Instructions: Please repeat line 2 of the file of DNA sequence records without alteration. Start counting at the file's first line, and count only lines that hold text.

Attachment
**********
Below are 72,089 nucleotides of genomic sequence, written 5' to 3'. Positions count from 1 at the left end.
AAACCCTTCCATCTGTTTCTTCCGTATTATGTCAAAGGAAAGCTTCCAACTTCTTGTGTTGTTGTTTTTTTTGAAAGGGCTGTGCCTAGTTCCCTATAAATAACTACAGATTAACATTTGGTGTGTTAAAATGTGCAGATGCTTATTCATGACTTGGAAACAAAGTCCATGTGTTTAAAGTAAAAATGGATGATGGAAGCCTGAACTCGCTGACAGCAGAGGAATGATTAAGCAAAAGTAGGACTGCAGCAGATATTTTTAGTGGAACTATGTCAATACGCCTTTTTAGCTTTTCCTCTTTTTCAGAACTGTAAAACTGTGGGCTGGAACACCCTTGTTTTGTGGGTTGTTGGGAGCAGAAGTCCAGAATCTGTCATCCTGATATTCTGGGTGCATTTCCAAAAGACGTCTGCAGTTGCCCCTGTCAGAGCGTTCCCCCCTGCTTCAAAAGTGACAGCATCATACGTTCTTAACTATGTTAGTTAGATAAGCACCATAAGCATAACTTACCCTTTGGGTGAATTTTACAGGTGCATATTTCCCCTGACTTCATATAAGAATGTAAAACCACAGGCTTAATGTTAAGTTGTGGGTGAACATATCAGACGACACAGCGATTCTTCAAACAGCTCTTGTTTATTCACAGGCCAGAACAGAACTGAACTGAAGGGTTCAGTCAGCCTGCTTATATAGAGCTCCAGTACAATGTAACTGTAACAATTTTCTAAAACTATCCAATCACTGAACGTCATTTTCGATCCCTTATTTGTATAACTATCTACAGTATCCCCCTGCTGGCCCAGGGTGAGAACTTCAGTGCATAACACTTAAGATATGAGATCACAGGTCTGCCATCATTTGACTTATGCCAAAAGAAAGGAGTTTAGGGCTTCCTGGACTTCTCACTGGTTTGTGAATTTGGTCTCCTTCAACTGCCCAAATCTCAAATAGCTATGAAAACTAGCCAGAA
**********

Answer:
AAACCCTTCCATCTGTTTCTTCCGTATTATGTCAAAGGAAAGCTTCCAACTTCTTGTGTTGTTGTTTTTTTTGAAAGGGCTGTGCCTAGTTCCCTATAAATAACTACAGATTAACATTTGGTGTGTTAAAATGTGCAGATGCTTATTCATGACTTGGAAACAAAGTCCATGTGTTTAAAGTAAAAATGGATGATGGAAGCCTGAACTCGCTGACAGCAGAGGAATGATTAAGCAAAAGTAGGACTGCAGCAGATATTTTTAGTGGAACTATGTCAATACGCCTTTTTAGCTTTTCCTCTTTTTCAGAACTGTAAAACTGTGGGCTGGAACACCCTTGTTTTGTGGGTTGTTGGGAGCAGAAGTCCAGAATCTGTCATCCTGATATTCTGGGTGCATTTCCAAAAGACGTCTGCAGTTGCCCCTGTCAGAGCGTTCCCCCCTGCTTCAAAAGTGACAGCATCATACGTTCTTAACTATGTTAGTTAGATAAGCACCATAAGCATAACTTACCCTTTGGGTGAATTTTACAGGTGCATATTTCCCCTGACTTCATATAAGAATGTAAAACCACAGGCTTAATGTTAAGTTGTGGGTGAACATATCAGACGACACAGCGATTCTTCAAACAGCTCTTGTTTATTCACAGGCCAGAACAGAACTGAACTGAAGGGTTCAGTCAGCCTGCTTATATAGAGCTCCAGTACAATGTAACTGTAACAATTTTCTAAAACTATCCAATCACTGAACGTCATTTTCGATCCCTTATTTGTATAACTATCTACAGTATCCCCCTGCTGGCCCAGGGTGAGAACTTCAGTGCATAACACTTAAGATATGAGATCACAGGTCTGCCATCATTTGACTTATGCCAAAAGAAAGGAGTTTAGGGCTTCCTGGACTTCTCACTGGTTTGTGAATTTGGTCTCCTTCAACTGCCCAAATCTCAAATAGCTATGAAAACTAGCCAGAA